Final Curtain: A. Paul Ortega’s Last Concert for Indian Country

Jason Morgan Edwards/A. Paul Ortega, a famed musician and Mescalero Apache Medicine Man who has played with such greats as Floyd Crow Westerman and Sharon Burch, gave one last performance to an enthusiastic crowd at the Indian Pueblo Cultural Center in Albuquerque, NM on Dec. 4th

Final Curtain: A. Paul Ortega’s Last Concert for Indian Country.

On a night filled with songs, smiles and stories, A. Paul Ortega, a famed musician and Mescalero Apache Medicine Man who has played with such greats as Floyd Crow Westerman and Sharon Burch, gave one last performance to an enthusiastic crowd at the Indian Pueblo Cultural Center in Albuquerque, NM. Accompanied by family band members, Joe Tohonnie, Jr. and the Apache Crown Dancers, Ortega performed for over an hour.

Though Ortega’s December 4, 2015 performance was billed as a public performance, it wasn’t a standard concert, per se. Ortega shared his talents to the crowd in the quintessential Native style through storytelling, humor and music.

Though Ortega delivered an enjoyable performance on the 4th, Ortega told ICTMN, it had been about five years since he had last performed due to a series of serious recent illnesses.

“I had a stroke a year and a half ago and I had a heart attack about five years ago.

“I really looked forward to it,” Ortega told ICTMN of his last public performance. “I got all enthused and excited, and I really rehearsed. I got the whole group back together and my whole family was with me. I’m glad, it’s been a long time.”

As an artist that has been recording since the early 1960s. Ortega’s label, Canyon Records, credits him with the following:

In the early 1960’s Mescalero Apache musician, A Paul Ortega created a sound that influenced the early roots of contemporary Native American music as we know it today. This respected medicine man [His music]effortlessly fuses his healing traditions with very gentle guitar strumming, the stomp of a bass drum and the mournful cry of a harmonica. His blues-tinged vocals and short narratives draw upon many aspects of Native culture and are in fact a very good introduction to the many traditions of Native people.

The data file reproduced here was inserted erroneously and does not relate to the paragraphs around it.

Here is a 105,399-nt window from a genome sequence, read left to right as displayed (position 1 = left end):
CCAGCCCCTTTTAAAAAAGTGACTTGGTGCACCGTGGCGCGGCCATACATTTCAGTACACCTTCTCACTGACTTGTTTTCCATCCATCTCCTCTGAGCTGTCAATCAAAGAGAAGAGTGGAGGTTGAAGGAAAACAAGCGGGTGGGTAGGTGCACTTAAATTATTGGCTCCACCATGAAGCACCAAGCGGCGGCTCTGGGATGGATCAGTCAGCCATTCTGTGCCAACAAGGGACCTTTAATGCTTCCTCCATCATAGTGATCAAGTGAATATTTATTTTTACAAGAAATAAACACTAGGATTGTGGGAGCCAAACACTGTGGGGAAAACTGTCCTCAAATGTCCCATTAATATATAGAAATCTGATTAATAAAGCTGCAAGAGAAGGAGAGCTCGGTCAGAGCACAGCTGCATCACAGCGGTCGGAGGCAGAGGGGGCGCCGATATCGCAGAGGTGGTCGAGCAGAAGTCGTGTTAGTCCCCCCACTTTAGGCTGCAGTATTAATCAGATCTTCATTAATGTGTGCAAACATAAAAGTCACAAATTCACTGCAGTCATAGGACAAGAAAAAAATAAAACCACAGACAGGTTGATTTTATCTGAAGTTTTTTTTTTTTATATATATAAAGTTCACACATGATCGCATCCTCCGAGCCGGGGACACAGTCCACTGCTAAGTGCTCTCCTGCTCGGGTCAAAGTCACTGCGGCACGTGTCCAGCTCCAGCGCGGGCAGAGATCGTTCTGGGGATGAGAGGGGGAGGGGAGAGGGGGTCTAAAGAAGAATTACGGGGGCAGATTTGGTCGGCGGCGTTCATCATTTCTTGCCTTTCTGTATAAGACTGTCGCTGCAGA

After the stroke, Ortega says, “They thought that this show wouldn’t come to be. But, I’m really trying to get back, y’know? During the week, I used to grab a guitar. But, the stroke was the thing that took everything away from me. I had to re-learn how to walk. Right now, I’m walking around with a four-wheeler that’s holding me up. It’s hard, but you can’t quit, y’know?”

Though Ortega’s music is influenced by Apache teachings and traditions, he didn’t start out playing the Native-style music for which he has become known. “We were in Chicago during the late ’50s and I was playing bass for a western band. There was this one guy, he gets up and puts Indian clothes on and he’s jumping around, making fun of Indian music. He throws a cup of water in the air and gets underneath and he says I am now called Rain in the Face. He’s trying to be funny, y’know? It used to bother me. So, one day I got in early to see him. He was a little smaller than me. So, I figured if he wanted to fight, I could take him on. It didn’t happen, but we argued how bad it is for him to use Indians as a way of making fun.

“I said, ‘You’re talking about tradition. You’re talking about religion. You’re talking about beliefs. And, this is what we live. This is what we’re about. It’s not something we just talk about.’ So, the guy says ‘Show me.’ So, for the the next five years I worked to get some background for the music I was talking about. That’s how my music came to be,” he said.

“I sing Indian songs. I’m a Medicine Man. That’s where I get my music. I try to explain to people what it means. It’s not just something they sing. It’s not just something that sounds good. It’s something that tells you about history or about what to be… We have to live what we say, what we do, and what we think, and what we’re about, y’know?

“It’s a self-being. The whole thing revolves around respect for everything that’s around you. Without water, vegetation cannot live. Without water and vegetation, animals cannot live.

Without water, vegetation and animals, human beings cannot live. So, we are all part of them. But, we’ve got to learn how to respect these things, y’know? There’s a lot more to it, but those are the basic fundamentals, if you learn the traditional ways.”

In a career that has spanned more than 50 years, Ortega says he begins and ends each day with a special prayer and song in his language. “There is a little prayer that says you live well. Live well…I live well…we all live well…I hope that you are well.”

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